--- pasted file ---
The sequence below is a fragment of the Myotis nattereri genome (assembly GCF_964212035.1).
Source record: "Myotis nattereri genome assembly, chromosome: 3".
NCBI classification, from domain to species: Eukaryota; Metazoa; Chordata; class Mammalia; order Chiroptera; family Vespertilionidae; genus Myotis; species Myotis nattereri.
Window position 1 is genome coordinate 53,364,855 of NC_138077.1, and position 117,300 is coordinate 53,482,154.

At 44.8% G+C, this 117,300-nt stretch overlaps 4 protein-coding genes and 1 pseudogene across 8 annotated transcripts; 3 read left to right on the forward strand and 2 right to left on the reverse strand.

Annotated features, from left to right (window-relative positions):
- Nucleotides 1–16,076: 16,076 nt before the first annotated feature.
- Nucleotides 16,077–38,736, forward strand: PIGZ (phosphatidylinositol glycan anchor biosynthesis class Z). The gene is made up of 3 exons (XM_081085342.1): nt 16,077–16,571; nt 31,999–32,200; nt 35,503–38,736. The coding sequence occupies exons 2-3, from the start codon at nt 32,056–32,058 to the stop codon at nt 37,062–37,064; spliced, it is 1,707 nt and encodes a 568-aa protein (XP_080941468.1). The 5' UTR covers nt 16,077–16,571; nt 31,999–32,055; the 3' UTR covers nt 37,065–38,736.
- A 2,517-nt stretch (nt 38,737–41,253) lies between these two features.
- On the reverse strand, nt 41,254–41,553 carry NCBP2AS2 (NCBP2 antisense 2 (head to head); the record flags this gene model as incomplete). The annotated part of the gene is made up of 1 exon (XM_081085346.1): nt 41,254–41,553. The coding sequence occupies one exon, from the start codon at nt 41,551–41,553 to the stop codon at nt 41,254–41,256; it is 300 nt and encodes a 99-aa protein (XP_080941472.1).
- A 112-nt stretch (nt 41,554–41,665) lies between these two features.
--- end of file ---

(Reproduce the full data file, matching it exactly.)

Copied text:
The sequence below is a fragment of the Myotis nattereri genome (assembly GCF_964212035.1).
Source record: "Myotis nattereri genome assembly, chromosome: 3".
NCBI classification, from domain to species: Eukaryota; Metazoa; Chordata; class Mammalia; order Chiroptera; family Vespertilionidae; genus Myotis; species Myotis nattereri.
Window position 1 is genome coordinate 53,364,855 of NC_138077.1, and position 117,300 is coordinate 53,482,154.

At 44.8% G+C, this 117,300-nt stretch overlaps 4 protein-coding genes and 1 pseudogene across 8 annotated transcripts; 3 read left to right on the forward strand and 2 right to left on the reverse strand.

Annotated features, from left to right (window-relative positions):
- Nucleotides 1–16,076: 16,076 nt before the first annotated feature.
- Nucleotides 16,077–38,736, forward strand: PIGZ (phosphatidylinositol glycan anchor biosynthesis class Z). The gene is made up of 3 exons (XM_081085342.1): nt 16,077–16,571; nt 31,999–32,200; nt 35,503–38,736. The coding sequence occupies exons 2-3, from the start codon at nt 32,056–32,058 to the stop codon at nt 37,062–37,064; spliced, it is 1,707 nt and encodes a 568-aa protein (XP_080941468.1). The 5' UTR covers nt 16,077–16,571; nt 31,999–32,055; the 3' UTR covers nt 37,065–38,736.
- A 2,517-nt stretch (nt 38,737–41,253) lies between these two features.
- On the reverse strand, nt 41,254–41,553 carry NCBP2AS2 (NCBP2 antisense 2 (head to head); the record flags this gene model as incomplete). The annotated part of the gene is made up of 1 exon (XM_081085346.1): nt 41,254–41,553. The coding sequence occupies one exon, from the start codon at nt 41,551–41,553 to the stop codon at nt 41,254–41,256; it is 300 nt and encodes a 99-aa protein (XP_080941472.1).
- A 112-nt stretch (nt 41,554–41,665) lies between these two features.